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Open AccessArticle

The Time Course of Inflammatory Biomarkers Following a One-Hour Exercise Bout in Canines: A Pilot Study

1
Department of Animal Biosciences, University of Guelph, Guelph, ON N1G 2W1, Canada
2
Probiotech International, Saint-Hyacinthe, QC J2S 8L2, Canada
3
VetDiet, Montreal, QC H1B 1C9, Canada
*
Author to whom correspondence should be addressed.
Animals 2020, 10(3), 486; https://doi.org/10.3390/ani10030486
Received: 11 February 2020 / Revised: 3 March 2020 / Accepted: 10 March 2020 / Published: 13 March 2020
The purpose of this study is to generate preliminary data on the inflammatory effects of an hour of hunting in dogs. Four basset hounds were set out to find a scent and freely adopted running or walking over wooded terrain for one hour. Blood samples were obtained before exercise and 1, 2, 4, 6, and 10 h after the end of the exercise for analysis of markers of inflammation (prostaglandin E2 (PGE2), nitric oxide (NO), interleukin 1β (IL-1β)), tumour necrosis factor-α (TNF-α)), and inflammation resolution (resolvin D1 (RvD1)). There was an increase in inflammation one hour after the exercise, shown by a significant increase in PGE2. Following the peak, PGE2 steadily declined at the same time as RvD1 increased, with RvD1 peaking at six hours. This pilot study provides evidence that dogs that undergo an hour of hunt exercise experience transient inflammation that peaks one hour after the end of exercise; inflammation resolution peaks six hours after the end of exercise. Future studies should seek to further understand the distinct and combined roles of PGE2 and RvD1 in dog adaptation to exercise stress.
There is little information available to describe the inflammatory consequences of and recovery from moderate-intensity exercise bouts in hunting dogs. The purpose of the current study is to generate pilot data on the appearance and disappearance of biomarkers of inflammation and inflammation resolution following a typical one-hour exercise bout in basset hounds. Four hounds were set out to find a scent and freely adopted running or walking over wooded terrain for approximately one hour. Venous blood samples were obtained before the exercise and at 1, 2, 4, 6, and 10 h following cessation of exercise and were analyzed for biomarkers of inflammation (prostaglandin E2 (PGE2), nitric oxide (NO), interleukin 1β (IL-1β)) tumour necrosis factor-α (TNF-α)), and inflammation resolution (resolvin D1 (RvD1)). There was an increase in inflammation one hour after the exercise, shown by a significant increase in PGE2. Following this peak, PGE2 steadily declined at the same time as RvD1 increased, with RvD1 peaking at six hours. This pilot study provides evidence that dogs that undergo an hour of hunt exercise experience transient inflammation that peaks one hour after the end of exercise; inflammation resolution peaks six hours after the end of exercise. Future studies should seek to further understand the distinct and combined roles of PGE2 and RvD1 in dog adaptation to exercise stress. View Full-Text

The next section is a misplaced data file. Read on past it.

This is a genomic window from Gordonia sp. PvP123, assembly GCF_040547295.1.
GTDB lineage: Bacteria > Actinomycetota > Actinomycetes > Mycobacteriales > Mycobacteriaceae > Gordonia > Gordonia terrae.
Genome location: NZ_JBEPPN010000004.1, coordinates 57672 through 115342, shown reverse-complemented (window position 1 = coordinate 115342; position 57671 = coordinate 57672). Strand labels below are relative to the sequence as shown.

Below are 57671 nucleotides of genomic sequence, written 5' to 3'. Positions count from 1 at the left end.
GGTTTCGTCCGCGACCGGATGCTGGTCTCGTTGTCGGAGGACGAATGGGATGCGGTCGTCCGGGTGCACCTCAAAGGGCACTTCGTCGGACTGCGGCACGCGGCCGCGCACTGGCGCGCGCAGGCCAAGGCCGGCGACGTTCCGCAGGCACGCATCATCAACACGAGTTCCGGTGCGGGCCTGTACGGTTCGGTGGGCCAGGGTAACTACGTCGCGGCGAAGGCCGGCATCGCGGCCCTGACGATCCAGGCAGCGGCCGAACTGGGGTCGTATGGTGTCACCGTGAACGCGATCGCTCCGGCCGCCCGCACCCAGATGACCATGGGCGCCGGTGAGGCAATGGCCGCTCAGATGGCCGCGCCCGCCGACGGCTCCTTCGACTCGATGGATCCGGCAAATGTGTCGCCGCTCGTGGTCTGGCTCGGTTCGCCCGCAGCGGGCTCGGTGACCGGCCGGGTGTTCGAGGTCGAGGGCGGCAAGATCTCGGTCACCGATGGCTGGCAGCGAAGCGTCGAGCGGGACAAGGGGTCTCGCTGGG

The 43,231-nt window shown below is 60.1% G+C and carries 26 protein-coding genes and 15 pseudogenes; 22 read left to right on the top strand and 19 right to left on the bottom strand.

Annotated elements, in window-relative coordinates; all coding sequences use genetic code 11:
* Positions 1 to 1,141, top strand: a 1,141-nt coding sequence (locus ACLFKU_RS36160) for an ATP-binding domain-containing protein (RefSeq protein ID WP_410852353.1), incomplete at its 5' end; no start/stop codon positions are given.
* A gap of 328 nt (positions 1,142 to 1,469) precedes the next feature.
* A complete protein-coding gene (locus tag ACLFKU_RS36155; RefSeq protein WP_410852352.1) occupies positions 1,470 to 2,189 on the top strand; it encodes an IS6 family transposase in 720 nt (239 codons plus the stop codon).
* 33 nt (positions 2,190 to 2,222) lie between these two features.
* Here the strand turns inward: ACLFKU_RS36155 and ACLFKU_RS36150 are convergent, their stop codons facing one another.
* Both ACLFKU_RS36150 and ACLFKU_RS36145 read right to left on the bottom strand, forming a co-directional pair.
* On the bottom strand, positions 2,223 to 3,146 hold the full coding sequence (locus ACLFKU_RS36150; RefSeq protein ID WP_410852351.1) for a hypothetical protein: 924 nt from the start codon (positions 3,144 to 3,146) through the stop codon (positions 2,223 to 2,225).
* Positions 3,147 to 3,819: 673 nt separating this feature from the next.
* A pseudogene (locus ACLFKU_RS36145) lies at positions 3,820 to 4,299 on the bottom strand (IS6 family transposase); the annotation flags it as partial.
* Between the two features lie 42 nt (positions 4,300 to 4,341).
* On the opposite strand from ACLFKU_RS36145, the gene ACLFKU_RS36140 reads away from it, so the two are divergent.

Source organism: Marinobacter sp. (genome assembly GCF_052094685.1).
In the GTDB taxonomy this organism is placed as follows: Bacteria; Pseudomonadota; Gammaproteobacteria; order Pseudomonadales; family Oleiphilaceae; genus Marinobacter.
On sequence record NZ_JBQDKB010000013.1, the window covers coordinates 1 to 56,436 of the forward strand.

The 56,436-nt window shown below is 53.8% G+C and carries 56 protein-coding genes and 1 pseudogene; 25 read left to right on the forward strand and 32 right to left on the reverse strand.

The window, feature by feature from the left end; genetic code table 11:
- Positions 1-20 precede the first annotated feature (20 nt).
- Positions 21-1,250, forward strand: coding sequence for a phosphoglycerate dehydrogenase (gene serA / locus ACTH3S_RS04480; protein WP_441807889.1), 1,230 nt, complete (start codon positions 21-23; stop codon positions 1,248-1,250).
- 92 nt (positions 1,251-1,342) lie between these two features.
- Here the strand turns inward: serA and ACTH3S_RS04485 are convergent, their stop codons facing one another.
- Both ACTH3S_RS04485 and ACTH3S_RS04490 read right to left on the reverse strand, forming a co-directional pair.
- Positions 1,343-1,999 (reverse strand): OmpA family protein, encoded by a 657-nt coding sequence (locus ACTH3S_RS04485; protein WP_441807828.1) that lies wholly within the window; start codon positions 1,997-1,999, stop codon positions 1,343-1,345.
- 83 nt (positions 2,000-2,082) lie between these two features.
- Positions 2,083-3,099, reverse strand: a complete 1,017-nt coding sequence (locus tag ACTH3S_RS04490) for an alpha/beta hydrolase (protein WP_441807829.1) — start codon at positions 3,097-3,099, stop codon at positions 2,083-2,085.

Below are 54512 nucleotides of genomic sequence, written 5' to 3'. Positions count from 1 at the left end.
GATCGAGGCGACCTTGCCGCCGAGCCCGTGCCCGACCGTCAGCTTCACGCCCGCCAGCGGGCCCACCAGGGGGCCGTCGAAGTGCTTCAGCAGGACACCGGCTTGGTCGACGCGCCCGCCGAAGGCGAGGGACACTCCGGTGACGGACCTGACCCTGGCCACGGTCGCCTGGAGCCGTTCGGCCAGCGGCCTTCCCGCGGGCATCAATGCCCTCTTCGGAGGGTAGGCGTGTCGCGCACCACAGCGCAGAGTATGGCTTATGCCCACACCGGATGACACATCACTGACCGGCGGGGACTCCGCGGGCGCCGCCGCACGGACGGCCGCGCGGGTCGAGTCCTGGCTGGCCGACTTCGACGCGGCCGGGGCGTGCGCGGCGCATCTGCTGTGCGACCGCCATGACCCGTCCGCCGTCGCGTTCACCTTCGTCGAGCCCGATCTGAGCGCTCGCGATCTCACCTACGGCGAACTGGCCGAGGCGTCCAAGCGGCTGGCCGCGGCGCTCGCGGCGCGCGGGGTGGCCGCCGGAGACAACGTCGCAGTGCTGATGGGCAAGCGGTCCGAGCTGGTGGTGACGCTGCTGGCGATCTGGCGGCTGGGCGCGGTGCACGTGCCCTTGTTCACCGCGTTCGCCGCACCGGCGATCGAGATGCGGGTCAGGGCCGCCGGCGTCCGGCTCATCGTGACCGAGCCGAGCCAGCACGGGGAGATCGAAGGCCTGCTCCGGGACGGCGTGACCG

Keywords: exercise; inflammation; resolvin D1; prostaglandin E2; biomarkers; canine exercise; inflammation; resolvin D1; prostaglandin E2; biomarkers; canine
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Pearson, W.; Guazzelli Pezzali, J.; Antunes Donadelli, R.; Wagner, A.; Buff, P. The Time Course of Inflammatory Biomarkers Following a One-Hour Exercise Bout in Canines: A Pilot Study. Animals 2020, 10, 486.

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